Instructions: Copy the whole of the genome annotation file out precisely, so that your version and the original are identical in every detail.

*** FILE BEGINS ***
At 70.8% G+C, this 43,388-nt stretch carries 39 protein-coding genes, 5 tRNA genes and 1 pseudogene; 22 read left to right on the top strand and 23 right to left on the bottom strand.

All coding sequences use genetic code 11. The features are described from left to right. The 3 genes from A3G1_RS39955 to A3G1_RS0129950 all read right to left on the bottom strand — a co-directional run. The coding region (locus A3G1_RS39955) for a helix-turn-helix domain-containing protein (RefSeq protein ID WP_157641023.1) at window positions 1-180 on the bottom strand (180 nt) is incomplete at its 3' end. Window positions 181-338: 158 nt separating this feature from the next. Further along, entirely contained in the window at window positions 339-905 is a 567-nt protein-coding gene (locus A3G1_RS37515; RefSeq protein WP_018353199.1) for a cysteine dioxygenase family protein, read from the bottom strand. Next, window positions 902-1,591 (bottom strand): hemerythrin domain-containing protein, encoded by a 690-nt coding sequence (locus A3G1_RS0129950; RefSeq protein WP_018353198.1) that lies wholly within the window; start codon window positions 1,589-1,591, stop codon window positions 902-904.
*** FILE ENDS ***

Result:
At 70.8% G+C, this 43,388-nt stretch carries 39 protein-coding genes, 5 tRNA genes and 1 pseudogene; 22 read left to right on the top strand and 23 right to left on the bottom strand.

All coding sequences use genetic code 11. The features are described from left to right. The 3 genes from A3G1_RS39955 to A3G1_RS0129950 all read right to left on the bottom strand — a co-directional run. The coding region (locus A3G1_RS39955) for a helix-turn-helix domain-containing protein (RefSeq protein ID WP_157641023.1) at window positions 1-180 on the bottom strand (180 nt) is incomplete at its 3' end. Window positions 181-338: 158 nt separating this feature from the next. Further along, entirely contained in the window at window positions 339-905 is a 567-nt protein-coding gene (locus A3G1_RS37515; RefSeq protein WP_018353199.1) for a cysteine dioxygenase family protein, read from the bottom strand. Next, window positions 902-1,591 (bottom strand): hemerythrin domain-containing protein, encoded by a 690-nt coding sequence (locus A3G1_RS0129950; RefSeq protein WP_018353198.1) that lies wholly within the window; start codon window positions 1,589-1,591, stop codon window positions 902-904.